By: Patrick Gordon

The Journey Back

I have started writing this article a hundred times and spent countless hours trying to decide how to convey my thoughts and feelings into a hunting themed article that would appeal to our readers. My final thought on the issue is to write this from the heart and bare my soul. I hope that it will inspire, encourage, give hope, and possibly, just possibly save someone’s life.

In the spring of 2008 I was on top of the world. I had been married only a few months earlier in late August at the age of 37, I was in my 8th year as a professional firefighter, I had a side job as a safety instructor at U.S. Steel where I taught many OSHA classes and was making great money, Bowhunting.Net had me writing articles and product testing some of the industries newest and greatest, I was Hunting Pro Staff for Bowtech and my wife and I had just purchased our first home. I was working 120 hours a week, but it had become routine and I had drive and ambition to keep me going.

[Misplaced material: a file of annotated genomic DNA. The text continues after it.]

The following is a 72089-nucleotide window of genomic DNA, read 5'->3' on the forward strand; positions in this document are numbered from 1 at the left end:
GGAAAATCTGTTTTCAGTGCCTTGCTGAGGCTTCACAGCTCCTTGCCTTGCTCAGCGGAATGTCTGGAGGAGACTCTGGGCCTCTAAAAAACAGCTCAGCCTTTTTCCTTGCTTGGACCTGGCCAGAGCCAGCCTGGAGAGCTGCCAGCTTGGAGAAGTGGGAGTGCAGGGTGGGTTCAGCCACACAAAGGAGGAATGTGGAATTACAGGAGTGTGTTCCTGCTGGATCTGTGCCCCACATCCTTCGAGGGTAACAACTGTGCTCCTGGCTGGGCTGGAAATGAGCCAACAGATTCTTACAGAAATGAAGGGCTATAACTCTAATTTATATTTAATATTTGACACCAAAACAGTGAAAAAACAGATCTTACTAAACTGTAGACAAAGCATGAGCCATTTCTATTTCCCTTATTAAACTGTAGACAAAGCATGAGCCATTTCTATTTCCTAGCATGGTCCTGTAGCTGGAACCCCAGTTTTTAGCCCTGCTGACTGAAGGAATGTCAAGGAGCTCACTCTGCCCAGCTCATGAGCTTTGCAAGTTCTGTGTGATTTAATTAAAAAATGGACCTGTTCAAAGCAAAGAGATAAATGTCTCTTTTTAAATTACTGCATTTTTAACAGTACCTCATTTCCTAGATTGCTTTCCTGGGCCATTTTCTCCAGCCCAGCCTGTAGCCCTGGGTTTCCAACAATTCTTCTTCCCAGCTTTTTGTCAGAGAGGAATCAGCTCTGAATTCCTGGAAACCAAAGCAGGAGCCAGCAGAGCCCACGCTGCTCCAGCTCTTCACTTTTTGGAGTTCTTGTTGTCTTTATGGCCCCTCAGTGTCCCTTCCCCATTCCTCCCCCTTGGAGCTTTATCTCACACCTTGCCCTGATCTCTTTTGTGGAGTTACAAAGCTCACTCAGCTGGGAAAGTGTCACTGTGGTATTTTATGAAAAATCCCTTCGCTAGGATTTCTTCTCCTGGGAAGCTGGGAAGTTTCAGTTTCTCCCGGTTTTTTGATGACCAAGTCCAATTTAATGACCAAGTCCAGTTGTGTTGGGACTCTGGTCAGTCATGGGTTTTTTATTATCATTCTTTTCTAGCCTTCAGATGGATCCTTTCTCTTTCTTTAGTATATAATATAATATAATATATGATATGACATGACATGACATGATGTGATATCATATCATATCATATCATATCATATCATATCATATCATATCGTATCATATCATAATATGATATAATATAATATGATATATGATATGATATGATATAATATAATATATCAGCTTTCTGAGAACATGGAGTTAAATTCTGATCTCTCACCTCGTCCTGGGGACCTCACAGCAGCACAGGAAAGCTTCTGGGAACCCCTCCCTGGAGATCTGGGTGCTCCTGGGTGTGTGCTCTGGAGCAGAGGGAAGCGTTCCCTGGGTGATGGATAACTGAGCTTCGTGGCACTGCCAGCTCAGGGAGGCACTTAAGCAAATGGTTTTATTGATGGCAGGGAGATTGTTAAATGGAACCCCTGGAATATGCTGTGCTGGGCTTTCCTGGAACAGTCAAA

Then came May of 2008. My wife of under a year and I had traveled to Indianapolis for the Indy 500 race where we met with friends every year to enjoy a few days away from it all. It was the second day camping when I had horrible stomach pain and ran to the restroom where I lost about a quart of blood. Of course being a guy I attributed it to drinking, hemorrhoids, bad food, whatever I could think of. After all, I had stomach issues for years and doctors had told me that it could be lingering effects from dysentery I got in the military or the giardia parasites I’d had twice from drinking out of unclean streams in Montana during college.